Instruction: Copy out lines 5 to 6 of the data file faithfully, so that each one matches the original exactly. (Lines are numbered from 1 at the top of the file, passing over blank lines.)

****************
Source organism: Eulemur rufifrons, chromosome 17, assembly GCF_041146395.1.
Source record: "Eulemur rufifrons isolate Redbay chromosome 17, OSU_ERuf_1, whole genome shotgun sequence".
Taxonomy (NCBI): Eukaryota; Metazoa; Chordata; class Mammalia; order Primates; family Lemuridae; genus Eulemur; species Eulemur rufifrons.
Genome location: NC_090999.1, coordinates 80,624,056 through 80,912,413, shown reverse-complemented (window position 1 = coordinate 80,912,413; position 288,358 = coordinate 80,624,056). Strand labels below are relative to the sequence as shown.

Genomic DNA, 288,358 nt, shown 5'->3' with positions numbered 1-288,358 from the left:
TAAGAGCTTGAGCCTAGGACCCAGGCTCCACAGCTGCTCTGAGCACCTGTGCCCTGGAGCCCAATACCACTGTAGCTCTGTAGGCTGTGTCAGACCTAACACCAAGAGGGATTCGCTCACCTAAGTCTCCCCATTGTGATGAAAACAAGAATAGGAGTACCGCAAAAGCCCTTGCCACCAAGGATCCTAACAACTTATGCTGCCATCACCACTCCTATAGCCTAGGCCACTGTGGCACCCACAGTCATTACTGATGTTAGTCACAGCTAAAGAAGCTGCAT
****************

Genomic DNA, 288,358 nt, shown 5'->3' with positions numbered 1-288,358 from the left:
TAAGAGCTTGAGCCTAGGACCCAGGCTCCACAGCTGCTCTGAGCACCTGTGCCCTGGAGCCCAATACCACTGTAGCTCTGTAGGCTGTGTCAGACCTAACACCAAGAGGGATTCGCTCACCTAAGTCTCCCCATTGTGATGAAAACAAGAATAGGAGTACCGCAAAAGCCCTTGCCACCAAGGATCCTAACAACTTATGCTGCCATCACCACTCCTATAGCCTAGGCCACTGTGGCACCCACAGTCATTACTGATGTTAGTCACAGCTAAAGAAGCTGCAT